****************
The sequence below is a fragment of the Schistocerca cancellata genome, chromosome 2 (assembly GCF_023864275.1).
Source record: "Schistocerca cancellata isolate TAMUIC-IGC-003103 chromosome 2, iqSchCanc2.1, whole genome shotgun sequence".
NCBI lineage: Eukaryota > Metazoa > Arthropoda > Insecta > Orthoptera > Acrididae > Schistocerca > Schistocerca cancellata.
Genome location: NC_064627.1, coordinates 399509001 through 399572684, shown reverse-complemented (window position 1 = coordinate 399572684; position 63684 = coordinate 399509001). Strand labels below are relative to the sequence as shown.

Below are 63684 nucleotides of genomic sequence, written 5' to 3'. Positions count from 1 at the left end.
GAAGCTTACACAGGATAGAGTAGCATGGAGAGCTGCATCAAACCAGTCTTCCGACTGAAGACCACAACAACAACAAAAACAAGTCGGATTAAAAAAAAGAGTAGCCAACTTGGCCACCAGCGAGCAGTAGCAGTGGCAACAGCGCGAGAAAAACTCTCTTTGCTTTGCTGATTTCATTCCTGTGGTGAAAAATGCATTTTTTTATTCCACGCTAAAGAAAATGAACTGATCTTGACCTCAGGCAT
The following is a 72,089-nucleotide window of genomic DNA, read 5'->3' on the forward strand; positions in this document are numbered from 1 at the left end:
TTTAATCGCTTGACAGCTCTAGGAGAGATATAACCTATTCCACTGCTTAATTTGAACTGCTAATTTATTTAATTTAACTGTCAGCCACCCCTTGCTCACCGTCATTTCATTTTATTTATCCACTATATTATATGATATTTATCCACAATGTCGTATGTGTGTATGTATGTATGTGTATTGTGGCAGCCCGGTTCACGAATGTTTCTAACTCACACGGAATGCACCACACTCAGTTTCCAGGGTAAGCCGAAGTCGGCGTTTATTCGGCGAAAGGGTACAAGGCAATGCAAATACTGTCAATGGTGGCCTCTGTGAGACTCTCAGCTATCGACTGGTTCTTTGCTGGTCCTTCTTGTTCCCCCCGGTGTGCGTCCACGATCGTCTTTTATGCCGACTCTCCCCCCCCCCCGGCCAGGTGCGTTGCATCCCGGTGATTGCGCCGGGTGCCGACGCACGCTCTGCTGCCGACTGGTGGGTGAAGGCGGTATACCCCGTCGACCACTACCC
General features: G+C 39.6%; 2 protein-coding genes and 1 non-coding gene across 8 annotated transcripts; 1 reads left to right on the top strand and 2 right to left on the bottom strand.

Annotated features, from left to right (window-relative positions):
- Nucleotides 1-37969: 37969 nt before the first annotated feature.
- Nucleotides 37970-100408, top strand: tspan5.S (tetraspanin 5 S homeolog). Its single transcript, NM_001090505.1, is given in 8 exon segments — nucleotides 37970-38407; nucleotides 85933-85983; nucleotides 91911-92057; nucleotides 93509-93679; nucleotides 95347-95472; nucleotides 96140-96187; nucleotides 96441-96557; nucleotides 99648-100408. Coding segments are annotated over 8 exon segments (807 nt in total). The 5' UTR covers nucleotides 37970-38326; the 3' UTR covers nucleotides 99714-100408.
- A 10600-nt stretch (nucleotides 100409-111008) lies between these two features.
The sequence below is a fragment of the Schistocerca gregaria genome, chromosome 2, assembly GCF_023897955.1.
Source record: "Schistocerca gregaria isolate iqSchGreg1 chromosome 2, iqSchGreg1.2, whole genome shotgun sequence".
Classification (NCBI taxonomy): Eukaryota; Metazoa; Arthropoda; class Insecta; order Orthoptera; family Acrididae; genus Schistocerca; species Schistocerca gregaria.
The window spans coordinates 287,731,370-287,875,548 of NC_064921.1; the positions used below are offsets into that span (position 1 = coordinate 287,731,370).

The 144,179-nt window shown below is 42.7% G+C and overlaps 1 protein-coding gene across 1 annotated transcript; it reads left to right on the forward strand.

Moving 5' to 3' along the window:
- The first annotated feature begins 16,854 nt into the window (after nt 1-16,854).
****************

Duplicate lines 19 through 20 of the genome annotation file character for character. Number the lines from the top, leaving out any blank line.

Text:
Moving 5' to 3' along the window:
- The first annotated feature begins 16,854 nt into the window (after nt 1-16,854).